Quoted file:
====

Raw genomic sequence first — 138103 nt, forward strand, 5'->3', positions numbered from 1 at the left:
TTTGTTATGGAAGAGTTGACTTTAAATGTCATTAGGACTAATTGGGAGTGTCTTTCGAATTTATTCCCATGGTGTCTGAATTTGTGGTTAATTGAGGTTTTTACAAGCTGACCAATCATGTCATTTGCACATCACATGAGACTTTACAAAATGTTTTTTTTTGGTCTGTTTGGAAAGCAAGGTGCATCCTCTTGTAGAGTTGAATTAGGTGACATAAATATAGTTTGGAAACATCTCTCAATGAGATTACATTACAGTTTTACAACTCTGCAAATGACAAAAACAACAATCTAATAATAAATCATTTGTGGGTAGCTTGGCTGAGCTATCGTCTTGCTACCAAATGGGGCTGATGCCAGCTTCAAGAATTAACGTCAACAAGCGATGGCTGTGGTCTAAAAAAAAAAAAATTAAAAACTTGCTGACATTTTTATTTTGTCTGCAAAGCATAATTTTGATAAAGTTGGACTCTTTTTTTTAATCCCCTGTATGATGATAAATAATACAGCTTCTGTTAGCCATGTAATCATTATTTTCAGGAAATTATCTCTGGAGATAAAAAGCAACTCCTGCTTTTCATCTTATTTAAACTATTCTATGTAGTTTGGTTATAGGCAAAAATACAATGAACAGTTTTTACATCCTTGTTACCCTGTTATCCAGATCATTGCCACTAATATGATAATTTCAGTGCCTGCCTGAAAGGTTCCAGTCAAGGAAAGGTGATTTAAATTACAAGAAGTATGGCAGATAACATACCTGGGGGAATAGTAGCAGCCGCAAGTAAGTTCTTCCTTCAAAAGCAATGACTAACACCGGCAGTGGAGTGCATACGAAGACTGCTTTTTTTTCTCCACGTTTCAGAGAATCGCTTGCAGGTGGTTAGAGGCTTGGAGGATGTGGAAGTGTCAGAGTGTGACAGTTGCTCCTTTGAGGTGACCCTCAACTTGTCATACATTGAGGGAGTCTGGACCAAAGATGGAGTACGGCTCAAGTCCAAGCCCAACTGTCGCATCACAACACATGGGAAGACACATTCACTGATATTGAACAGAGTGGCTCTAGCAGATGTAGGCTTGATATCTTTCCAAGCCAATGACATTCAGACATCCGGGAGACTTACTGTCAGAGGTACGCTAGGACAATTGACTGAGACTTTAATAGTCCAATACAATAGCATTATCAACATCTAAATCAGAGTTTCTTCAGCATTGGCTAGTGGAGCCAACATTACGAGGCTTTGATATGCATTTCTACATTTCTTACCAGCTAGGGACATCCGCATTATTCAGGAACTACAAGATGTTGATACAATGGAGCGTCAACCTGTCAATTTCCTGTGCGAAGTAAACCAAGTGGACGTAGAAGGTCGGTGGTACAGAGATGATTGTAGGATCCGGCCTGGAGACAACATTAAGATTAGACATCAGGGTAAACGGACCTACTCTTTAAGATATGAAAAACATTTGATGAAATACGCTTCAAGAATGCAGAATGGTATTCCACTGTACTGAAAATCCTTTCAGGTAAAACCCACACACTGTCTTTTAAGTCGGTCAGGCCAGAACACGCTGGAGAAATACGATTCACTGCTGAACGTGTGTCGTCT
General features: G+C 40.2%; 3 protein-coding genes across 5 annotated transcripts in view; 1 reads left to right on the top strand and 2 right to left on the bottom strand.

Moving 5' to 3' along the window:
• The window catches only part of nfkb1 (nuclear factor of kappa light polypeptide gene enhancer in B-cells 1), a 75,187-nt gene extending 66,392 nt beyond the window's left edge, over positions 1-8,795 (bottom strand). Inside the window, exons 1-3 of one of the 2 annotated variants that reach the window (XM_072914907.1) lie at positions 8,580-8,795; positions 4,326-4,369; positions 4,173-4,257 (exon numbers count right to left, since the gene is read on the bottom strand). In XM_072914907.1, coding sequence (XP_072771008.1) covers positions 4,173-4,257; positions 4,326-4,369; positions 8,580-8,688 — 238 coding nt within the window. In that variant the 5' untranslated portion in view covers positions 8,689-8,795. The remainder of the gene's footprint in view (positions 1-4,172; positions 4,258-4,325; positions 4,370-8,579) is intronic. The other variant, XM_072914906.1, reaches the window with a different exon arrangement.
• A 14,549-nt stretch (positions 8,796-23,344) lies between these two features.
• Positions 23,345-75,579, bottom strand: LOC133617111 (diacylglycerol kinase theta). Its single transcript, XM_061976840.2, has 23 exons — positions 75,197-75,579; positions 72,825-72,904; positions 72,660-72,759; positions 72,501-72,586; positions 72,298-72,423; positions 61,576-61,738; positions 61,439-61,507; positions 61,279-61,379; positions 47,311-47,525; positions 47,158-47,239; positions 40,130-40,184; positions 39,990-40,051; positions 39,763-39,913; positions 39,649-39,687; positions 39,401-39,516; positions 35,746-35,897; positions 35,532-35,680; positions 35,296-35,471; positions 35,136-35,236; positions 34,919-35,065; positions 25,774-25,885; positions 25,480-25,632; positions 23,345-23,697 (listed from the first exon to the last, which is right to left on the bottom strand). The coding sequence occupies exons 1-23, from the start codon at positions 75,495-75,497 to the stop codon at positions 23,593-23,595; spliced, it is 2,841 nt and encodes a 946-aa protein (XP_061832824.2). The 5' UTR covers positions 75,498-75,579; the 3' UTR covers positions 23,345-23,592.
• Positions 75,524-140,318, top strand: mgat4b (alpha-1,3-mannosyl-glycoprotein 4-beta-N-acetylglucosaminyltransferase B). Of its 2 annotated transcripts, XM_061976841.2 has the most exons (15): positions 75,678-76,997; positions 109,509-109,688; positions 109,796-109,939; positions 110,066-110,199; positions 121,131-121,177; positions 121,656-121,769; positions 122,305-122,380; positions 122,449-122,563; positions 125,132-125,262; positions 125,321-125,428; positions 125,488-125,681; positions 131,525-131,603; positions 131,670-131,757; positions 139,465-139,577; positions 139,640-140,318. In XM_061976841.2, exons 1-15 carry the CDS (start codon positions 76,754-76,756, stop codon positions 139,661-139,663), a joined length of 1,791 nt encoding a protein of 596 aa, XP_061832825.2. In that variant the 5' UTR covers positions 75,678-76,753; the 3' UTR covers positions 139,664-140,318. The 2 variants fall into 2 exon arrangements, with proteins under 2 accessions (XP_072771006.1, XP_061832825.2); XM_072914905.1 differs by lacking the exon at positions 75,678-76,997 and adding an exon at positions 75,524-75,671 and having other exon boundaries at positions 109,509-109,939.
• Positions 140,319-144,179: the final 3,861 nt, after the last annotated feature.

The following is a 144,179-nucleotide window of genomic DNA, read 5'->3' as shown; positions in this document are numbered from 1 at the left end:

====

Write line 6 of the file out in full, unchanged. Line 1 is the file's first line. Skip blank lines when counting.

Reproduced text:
• A 14,549-nt stretch (positions 8,796-23,344) lies between these two features.